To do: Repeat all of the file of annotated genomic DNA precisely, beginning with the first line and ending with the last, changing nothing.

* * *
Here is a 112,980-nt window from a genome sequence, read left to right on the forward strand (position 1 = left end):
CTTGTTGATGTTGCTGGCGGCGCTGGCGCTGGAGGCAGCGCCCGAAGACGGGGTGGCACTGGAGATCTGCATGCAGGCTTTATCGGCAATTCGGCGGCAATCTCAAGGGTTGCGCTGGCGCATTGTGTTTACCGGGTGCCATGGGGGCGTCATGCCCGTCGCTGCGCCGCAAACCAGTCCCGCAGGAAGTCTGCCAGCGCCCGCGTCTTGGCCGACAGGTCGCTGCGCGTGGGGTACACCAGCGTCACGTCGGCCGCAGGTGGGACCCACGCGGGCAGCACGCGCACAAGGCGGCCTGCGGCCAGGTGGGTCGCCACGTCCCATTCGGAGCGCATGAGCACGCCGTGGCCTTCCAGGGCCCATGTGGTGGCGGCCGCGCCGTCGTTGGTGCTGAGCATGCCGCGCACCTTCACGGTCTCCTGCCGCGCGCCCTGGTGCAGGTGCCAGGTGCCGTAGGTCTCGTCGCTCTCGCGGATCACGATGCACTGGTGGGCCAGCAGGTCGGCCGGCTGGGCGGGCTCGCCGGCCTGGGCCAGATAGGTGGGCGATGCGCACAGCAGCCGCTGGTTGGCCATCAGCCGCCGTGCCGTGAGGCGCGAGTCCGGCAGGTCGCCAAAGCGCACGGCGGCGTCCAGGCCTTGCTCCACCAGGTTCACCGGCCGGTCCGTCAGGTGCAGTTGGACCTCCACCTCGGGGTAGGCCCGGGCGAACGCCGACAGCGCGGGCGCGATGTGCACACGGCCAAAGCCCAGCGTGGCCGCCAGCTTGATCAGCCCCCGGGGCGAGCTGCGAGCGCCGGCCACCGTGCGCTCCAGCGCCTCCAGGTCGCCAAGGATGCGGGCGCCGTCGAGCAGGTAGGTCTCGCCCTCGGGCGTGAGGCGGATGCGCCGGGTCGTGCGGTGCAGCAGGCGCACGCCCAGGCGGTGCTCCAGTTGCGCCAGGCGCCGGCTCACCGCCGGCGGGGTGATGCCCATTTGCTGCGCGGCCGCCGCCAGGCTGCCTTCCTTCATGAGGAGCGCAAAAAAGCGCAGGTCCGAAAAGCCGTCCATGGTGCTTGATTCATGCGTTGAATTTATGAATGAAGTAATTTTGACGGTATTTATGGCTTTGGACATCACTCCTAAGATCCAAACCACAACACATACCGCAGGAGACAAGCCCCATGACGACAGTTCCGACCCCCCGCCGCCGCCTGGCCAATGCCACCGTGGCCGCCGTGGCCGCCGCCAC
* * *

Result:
Here is a 112,980-nt window from a genome sequence, read left to right on the forward strand (position 1 = left end):
CTTGTTGATGTTGCTGGCGGCGCTGGCGCTGGAGGCAGCGCCCGAAGACGGGGTGGCACTGGAGATCTGCATGCAGGCTTTATCGGCAATTCGGCGGCAATCTCAAGGGTTGCGCTGGCGCATTGTGTTTACCGGGTGCCATGGGGGCGTCATGCCCGTCGCTGCGCCGCAAACCAGTCCCGCAGGAAGTCTGCCAGCGCCCGCGTCTTGGCCGACAGGTCGCTGCGCGTGGGGTACACCAGCGTCACGTCGGCCGCAGGTGGGACCCACGCGGGCAGCACGCGCACAAGGCGGCCTGCGGCCAGGTGGGTCGCCACGTCCCATTCGGAGCGCATGAGCACGCCGTGGCCTTCCAGGGCCCATGTGGTGGCGGCCGCGCCGTCGTTGGTGCTGAGCATGCCGCGCACCTTCACGGTCTCCTGCCGCGCGCCCTGGTGCAGGTGCCAGGTGCCGTAGGTCTCGTCGCTCTCGCGGATCACGATGCACTGGTGGGCCAGCAGGTCGGCCGGCTGGGCGGGCTCGCCGGCCTGGGCCAGATAGGTGGGCGATGCGCACAGCAGCCGCTGGTTGGCCATCAGCCGCCGTGCCGTGAGGCGCGAGTCCGGCAGGTCGCCAAAGCGCACGGCGGCGTCCAGGCCTTGCTCCACCAGGTTCACCGGCCGGTCCGTCAGGTGCAGTTGGACCTCCACCTCGGGGTAGGCCCGGGCGAACGCCGACAGCGCGGGCGCGATGTGCACACGGCCAAAGCCCAGCGTGGCCGCCAGCTTGATCAGCCCCCGGGGCGAGCTGCGAGCGCCGGCCACCGTGCGCTCCAGCGCCTCCAGGTCGCCAAGGATGCGGGCGCCGTCGAGCAGGTAGGTCTCGCCCTCGGGCGTGAGGCGGATGCGCCGGGTCGTGCGGTGCAGCAGGCGCACGCCCAGGCGGTGCTCCAGTTGCGCCAGGCGCCGGCTCACCGCCGGCGGGGTGATGCCCATTTGCTGCGCGGCCGCCGCCAGGCTGCCTTCCTTCATGAGGAGCGCAAAAAAGCGCAGGTCCGAAAAGCCGTCCATGGTGCTTGATTCATGCGTTGAATTTATGAATGAAGTAATTTTGACGGTATTTATGGCTTTGGACATCACTCCTAAGATCCAAACCACAACACATACCGCAGGAGACAAGCCCCATGACGACAGTTCCGACCCCCCGCCGCCGCCTGGCCAATGCCACCGTGGCCGCCGTGGCCGCCGCCAC